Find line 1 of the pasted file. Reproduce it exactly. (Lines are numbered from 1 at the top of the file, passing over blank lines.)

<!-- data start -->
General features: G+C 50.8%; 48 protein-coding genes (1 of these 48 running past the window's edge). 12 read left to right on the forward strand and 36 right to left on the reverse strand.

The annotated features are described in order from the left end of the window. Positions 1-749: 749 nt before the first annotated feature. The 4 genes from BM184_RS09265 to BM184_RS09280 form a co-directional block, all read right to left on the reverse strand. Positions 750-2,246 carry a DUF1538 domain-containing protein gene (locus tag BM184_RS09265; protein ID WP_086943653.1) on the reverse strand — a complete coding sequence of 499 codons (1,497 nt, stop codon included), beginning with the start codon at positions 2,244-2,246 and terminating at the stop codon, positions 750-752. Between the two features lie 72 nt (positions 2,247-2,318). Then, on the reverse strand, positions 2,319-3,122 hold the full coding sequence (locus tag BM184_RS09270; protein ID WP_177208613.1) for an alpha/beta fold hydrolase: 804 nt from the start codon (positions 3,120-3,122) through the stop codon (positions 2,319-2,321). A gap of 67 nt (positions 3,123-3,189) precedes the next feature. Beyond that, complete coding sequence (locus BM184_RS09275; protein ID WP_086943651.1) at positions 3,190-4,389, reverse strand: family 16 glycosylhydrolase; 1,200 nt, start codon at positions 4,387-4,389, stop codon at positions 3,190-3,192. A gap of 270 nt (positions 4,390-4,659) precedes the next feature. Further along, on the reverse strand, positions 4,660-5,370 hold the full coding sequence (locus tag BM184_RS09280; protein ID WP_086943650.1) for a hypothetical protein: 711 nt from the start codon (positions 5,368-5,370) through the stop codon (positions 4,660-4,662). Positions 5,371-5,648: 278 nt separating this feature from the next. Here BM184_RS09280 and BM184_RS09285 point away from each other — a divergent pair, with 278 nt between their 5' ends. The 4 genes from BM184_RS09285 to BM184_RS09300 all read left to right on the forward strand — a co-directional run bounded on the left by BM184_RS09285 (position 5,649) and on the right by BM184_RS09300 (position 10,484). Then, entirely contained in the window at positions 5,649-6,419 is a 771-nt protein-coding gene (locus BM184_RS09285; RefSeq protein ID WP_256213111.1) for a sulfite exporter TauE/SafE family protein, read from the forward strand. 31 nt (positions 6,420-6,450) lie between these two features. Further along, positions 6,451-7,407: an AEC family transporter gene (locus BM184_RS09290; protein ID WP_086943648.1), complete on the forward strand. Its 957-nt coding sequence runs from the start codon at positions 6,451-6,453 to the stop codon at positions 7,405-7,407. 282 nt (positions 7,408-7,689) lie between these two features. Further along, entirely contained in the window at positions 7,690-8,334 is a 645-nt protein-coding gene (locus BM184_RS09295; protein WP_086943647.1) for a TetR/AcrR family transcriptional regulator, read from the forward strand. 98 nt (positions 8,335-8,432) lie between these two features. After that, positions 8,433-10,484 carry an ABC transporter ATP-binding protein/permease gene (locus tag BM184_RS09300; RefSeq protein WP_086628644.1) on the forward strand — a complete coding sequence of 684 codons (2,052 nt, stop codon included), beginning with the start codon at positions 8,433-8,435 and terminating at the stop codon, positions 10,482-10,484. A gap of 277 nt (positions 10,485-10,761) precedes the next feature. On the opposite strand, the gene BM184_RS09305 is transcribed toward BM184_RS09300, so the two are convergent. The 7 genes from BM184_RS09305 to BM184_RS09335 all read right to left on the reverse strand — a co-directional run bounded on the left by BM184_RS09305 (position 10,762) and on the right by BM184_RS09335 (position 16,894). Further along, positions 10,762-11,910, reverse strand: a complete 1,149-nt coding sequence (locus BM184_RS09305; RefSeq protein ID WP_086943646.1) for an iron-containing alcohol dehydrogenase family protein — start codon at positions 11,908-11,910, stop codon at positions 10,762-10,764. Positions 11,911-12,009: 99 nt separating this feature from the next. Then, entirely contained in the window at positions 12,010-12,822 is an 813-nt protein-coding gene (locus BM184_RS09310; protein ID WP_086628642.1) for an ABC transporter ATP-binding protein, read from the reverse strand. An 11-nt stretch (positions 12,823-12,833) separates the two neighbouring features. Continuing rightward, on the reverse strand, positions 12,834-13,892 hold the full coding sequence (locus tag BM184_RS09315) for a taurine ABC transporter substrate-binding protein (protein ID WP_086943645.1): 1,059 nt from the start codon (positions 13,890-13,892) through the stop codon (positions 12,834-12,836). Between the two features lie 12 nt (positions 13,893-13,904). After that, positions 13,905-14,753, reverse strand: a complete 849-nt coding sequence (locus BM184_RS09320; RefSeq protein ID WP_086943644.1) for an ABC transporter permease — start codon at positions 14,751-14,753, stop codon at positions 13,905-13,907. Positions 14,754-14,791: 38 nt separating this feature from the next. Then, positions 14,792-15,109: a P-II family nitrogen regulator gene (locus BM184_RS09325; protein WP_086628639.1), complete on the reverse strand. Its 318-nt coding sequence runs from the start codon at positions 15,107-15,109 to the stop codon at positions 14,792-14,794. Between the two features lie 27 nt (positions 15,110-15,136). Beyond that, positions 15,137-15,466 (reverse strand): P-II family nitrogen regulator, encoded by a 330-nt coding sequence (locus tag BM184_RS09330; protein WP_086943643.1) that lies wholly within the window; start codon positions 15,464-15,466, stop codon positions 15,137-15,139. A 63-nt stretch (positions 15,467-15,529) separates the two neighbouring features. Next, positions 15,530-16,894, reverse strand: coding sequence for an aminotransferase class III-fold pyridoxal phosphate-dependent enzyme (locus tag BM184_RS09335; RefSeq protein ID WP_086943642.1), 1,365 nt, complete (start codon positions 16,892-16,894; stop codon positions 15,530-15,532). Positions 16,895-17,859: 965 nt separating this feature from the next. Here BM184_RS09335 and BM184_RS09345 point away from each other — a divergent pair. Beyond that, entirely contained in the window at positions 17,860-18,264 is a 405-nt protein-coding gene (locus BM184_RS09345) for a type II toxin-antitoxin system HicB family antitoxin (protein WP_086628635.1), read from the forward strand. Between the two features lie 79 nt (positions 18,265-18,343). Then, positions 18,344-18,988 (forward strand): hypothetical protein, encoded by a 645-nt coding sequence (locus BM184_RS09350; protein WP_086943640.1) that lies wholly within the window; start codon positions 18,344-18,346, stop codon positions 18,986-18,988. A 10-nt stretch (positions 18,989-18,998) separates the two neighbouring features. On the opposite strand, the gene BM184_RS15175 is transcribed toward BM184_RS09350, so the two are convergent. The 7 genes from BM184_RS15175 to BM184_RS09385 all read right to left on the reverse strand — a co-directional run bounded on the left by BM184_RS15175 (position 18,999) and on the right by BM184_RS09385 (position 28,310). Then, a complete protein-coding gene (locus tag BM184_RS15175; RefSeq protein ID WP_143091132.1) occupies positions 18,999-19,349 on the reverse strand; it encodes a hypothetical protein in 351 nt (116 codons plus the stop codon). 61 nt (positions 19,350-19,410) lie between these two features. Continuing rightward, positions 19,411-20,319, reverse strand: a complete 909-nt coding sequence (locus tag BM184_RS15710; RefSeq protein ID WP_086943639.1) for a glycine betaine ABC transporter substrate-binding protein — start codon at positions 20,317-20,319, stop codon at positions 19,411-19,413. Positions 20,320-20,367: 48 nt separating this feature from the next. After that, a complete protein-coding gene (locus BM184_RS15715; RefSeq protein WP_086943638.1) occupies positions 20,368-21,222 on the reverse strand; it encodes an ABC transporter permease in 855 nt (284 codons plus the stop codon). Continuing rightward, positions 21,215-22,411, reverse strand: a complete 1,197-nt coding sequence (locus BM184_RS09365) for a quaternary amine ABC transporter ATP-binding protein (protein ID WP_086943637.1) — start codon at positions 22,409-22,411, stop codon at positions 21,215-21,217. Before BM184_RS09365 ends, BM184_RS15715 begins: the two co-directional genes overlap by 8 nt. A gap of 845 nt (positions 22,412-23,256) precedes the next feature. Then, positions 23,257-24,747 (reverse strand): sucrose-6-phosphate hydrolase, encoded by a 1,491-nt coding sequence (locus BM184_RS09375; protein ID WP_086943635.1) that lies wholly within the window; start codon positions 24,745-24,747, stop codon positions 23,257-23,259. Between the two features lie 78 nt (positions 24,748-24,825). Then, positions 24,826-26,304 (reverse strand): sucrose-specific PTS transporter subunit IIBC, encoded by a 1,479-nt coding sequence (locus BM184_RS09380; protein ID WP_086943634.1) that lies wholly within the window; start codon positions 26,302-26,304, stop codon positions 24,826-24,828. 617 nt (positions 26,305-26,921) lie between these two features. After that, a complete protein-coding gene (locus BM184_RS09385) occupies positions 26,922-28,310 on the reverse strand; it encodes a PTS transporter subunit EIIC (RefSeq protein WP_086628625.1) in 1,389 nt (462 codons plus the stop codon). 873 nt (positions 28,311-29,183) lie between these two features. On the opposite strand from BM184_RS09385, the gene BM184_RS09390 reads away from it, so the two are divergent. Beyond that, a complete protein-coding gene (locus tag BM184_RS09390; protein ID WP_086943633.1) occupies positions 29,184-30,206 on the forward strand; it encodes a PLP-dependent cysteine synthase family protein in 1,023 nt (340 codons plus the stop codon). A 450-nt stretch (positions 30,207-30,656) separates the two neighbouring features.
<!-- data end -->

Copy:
General features: G+C 50.8%; 48 protein-coding genes (1 of these 48 running past the window's edge). 12 read left to right on the forward strand and 36 right to left on the reverse strand.